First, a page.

A method of analyzing and breaking down a given waveform into a set of simple waveforms, similar in concept to Fourier analysis. Where the Fourier transform breaks a waveform down into a set of sine waves of various frequencies, Walsh functions break down an arbitrary waveform into a set of pulse waves. The set of pulse waves that the analysis creates will differ in frequency, amplitude, and pulse width.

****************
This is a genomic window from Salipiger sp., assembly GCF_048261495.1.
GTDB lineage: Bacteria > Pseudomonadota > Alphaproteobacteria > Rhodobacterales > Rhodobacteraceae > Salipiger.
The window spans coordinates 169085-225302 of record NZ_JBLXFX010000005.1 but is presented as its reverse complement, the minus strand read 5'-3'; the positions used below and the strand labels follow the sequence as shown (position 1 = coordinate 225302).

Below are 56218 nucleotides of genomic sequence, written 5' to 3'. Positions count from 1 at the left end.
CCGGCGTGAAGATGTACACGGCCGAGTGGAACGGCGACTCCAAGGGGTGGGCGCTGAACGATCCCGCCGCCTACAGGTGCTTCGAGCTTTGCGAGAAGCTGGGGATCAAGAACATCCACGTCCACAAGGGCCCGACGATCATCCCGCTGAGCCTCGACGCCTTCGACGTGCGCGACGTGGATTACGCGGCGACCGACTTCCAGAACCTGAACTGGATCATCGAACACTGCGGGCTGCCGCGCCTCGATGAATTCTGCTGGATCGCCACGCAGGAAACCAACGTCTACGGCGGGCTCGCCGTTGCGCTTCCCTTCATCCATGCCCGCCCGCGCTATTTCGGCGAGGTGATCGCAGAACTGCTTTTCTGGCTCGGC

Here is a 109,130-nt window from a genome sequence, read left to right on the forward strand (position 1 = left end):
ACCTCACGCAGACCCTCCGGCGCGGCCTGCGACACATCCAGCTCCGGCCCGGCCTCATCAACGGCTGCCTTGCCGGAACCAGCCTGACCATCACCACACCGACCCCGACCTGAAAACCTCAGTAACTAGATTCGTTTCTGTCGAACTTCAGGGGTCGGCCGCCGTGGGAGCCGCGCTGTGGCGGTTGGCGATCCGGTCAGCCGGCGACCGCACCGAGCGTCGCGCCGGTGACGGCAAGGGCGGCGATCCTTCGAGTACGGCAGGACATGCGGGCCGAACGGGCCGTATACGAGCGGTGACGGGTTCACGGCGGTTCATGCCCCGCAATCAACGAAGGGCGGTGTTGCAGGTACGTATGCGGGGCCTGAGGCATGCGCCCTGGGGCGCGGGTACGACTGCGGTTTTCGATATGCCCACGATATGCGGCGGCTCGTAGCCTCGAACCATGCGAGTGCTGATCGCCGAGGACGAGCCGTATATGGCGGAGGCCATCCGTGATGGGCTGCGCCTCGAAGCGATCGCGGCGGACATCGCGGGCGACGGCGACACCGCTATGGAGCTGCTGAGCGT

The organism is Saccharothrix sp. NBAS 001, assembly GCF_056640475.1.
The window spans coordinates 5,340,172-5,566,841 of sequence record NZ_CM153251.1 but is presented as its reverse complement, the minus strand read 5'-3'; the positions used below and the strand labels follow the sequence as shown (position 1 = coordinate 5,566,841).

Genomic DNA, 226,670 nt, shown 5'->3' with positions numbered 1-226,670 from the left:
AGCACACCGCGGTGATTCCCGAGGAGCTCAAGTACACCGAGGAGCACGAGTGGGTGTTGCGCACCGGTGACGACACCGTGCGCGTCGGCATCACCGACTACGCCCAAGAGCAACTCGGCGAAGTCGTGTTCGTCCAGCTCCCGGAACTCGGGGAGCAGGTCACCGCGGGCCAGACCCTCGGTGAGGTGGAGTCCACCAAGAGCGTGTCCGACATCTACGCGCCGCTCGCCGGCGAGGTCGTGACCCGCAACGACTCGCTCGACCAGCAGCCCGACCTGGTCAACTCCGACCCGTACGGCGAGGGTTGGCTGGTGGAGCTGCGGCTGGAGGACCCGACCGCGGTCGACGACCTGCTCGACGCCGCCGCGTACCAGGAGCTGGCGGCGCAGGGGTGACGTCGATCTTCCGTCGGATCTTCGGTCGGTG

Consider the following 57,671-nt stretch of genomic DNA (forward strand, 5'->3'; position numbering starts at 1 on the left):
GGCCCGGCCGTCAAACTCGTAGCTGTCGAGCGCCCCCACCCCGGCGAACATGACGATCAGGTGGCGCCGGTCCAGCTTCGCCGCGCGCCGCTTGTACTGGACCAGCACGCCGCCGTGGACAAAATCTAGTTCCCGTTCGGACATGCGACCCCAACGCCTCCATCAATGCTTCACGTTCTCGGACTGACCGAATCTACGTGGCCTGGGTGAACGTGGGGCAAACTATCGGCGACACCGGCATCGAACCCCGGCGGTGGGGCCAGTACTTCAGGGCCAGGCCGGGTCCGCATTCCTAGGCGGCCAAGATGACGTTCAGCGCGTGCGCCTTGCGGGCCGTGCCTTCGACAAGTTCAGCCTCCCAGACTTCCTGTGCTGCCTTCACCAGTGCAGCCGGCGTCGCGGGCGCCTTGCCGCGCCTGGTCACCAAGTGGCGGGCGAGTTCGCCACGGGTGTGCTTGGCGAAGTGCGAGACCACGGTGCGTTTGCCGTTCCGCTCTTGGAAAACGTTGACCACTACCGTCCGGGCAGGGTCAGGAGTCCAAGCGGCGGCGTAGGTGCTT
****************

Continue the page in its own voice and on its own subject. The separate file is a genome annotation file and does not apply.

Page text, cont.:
The theory of Walsh functions was developed in the mid-20th century by mathematician Joe Walsh, not related to the musician of the same name. Walsh functions have not seen many applications in electronic music to date (the Korg Poly-800 employed a very crude form to produce a triangle wave from a set of square waves), but are used extensively in signal analysis in radio.